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Debt-to-income ratio (DTI) divides the total of all monthly debt payments by gross monthly income, giving you a percentage. Here’s what you should know:
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To calculate your DTI, enter the payments you owe, such as rent or mortgage, student loan and auto loan payments, credit card minimums and other regular payments. Then, adjust the gross monthly income slider.
Here’s an example: A borrower with rent of $1,000, a car payment of $300, a minimum credit card payment of $200 and a gross monthly income of $6,000 has a debt-to-income ratio of 25%.
A debt-to-income ratio of 20% or less is considered low. The Federal Reserve considers a DTI of 40% or more a sign of financial stress.
Lenders look at debt-to-income ratios because research shows borrowers with high DTIs have more trouble making their payments.
Each lender sets its own debt-to-income ratio requirement. Not all creditors, such as personal loan providers, publish a minimum debt-to-income ratio, but generally it will be more lenient than for, say, a mortgage.
Note that a debt-to-income ratio of 43% is generally the highest mortgage lenders will accept for a qualified mortgage, which is a loan that includes affordability checks.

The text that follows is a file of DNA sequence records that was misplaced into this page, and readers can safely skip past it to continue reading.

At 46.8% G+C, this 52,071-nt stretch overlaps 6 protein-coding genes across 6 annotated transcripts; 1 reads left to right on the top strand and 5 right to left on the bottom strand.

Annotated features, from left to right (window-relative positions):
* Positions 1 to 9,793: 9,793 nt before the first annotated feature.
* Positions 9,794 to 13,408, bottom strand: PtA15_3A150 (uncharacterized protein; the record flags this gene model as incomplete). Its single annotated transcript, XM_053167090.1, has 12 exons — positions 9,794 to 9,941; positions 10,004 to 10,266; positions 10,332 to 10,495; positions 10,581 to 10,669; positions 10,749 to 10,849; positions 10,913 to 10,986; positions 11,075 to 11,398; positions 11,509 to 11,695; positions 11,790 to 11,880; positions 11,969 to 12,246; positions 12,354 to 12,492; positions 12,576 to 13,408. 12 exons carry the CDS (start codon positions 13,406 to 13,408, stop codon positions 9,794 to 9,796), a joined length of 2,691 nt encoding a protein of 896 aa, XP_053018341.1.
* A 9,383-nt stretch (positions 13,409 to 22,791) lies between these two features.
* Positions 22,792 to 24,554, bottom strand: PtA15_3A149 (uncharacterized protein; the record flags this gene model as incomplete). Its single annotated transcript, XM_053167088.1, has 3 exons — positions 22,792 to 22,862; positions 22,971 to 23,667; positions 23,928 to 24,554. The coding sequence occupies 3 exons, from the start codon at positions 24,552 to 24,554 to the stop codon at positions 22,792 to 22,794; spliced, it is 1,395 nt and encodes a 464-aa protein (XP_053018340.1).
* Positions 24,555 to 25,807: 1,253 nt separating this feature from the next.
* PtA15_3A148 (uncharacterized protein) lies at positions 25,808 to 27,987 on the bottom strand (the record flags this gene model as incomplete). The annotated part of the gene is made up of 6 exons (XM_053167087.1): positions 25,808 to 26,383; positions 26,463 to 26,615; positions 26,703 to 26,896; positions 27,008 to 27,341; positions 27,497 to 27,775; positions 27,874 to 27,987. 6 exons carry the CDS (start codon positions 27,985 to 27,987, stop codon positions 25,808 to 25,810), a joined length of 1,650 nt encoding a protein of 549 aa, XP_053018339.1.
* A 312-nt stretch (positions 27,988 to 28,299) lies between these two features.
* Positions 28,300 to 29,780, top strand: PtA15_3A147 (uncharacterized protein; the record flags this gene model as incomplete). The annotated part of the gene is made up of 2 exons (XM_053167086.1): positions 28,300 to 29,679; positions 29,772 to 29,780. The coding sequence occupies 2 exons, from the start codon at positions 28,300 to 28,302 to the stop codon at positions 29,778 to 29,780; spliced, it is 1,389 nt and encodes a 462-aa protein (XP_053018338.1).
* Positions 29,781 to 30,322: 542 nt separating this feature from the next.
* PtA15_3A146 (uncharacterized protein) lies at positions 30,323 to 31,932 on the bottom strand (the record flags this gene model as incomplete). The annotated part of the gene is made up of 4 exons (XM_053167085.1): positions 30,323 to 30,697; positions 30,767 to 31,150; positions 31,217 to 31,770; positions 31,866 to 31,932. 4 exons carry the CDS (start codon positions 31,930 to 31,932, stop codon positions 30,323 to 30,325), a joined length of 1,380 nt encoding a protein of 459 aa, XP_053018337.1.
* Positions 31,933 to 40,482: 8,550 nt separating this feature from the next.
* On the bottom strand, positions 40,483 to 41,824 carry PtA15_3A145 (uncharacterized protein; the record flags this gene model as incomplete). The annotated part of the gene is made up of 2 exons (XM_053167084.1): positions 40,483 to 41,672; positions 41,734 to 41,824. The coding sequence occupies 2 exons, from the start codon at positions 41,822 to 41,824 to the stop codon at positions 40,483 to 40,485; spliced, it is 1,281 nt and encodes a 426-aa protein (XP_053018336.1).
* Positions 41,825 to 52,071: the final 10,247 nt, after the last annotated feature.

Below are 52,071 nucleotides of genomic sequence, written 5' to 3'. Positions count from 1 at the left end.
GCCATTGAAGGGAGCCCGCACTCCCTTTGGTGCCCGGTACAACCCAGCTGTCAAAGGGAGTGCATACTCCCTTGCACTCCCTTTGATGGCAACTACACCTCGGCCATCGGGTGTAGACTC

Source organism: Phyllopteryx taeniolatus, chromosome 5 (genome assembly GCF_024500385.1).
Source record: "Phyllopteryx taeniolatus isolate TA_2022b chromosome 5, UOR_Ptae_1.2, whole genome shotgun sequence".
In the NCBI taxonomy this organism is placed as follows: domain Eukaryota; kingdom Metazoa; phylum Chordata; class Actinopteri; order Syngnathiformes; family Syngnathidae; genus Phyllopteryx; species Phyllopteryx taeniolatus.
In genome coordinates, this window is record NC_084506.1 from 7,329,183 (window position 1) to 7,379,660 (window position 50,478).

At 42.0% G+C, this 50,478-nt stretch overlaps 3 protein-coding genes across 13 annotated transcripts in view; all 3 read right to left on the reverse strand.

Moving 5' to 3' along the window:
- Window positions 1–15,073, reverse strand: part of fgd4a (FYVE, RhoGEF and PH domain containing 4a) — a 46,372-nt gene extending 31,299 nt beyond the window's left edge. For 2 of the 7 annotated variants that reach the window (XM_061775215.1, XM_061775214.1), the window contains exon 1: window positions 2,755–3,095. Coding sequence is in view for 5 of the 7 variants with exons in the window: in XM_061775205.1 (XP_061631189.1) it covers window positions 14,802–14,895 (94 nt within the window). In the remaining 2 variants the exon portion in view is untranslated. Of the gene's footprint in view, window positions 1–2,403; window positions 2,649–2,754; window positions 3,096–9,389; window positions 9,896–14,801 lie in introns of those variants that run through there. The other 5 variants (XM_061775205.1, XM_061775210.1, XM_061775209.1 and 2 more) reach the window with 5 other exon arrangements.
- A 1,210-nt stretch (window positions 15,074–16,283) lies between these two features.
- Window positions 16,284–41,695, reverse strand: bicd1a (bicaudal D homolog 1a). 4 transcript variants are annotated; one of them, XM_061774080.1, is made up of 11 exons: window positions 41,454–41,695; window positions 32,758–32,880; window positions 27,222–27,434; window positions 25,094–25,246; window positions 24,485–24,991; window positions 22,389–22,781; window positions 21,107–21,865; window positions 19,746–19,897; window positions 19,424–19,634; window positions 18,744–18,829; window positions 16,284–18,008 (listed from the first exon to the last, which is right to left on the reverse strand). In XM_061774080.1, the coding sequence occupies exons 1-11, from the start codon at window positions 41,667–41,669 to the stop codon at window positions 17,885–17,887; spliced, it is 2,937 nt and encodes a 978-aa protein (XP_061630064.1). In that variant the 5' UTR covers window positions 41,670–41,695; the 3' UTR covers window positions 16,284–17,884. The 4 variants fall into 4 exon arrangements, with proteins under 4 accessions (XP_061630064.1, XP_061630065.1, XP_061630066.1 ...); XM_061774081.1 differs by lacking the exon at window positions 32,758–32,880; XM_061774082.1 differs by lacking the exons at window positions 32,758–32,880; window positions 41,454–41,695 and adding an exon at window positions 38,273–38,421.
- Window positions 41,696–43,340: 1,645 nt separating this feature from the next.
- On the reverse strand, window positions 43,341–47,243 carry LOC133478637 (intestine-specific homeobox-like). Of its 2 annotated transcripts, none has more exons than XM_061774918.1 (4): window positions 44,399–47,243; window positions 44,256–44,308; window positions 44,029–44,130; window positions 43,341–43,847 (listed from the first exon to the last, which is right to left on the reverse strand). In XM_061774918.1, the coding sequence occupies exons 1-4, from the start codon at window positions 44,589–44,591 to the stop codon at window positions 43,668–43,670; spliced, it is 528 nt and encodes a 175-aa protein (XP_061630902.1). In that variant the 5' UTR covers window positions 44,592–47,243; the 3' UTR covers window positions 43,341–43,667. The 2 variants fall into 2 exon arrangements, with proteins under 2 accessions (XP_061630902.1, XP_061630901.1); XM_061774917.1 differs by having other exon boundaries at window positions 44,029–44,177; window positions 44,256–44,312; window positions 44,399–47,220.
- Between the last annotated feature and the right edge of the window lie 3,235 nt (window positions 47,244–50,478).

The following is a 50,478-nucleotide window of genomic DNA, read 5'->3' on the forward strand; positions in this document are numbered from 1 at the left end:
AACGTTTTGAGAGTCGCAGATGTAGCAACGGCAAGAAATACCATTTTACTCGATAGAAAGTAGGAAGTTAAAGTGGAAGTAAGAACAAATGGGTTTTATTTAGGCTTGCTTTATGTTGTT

You may find personal loan companies willing to lend money to consumers with debt-to-income ratios of 50% or more, and some exclude mortgage debt from the DTI calculation. That’s because one of the most common uses of personal loans is to .
The required varies by lender but generally, lenders look for DTIs of 50% or lower.
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Your debt-to-income ratio does not affect ; credit-reporting agencies may know your income but do not include it in their calculations.
But your credit-utilization ratio, or the amount of credit you’re using compared with your credit limits, does affect your credit scores. Credit reporting agencies know your available credit limits, both on individual cards and in total, and most experts advise keeping the balances on your cards no higher than Lower is better.
To reduce your debt-to-income ratio, you need to either or reduce the monthly payments you owe.
Your DTI can help you determine how to handle your debt and whether you have .
Here’s a general rule-of-thumb breakdown: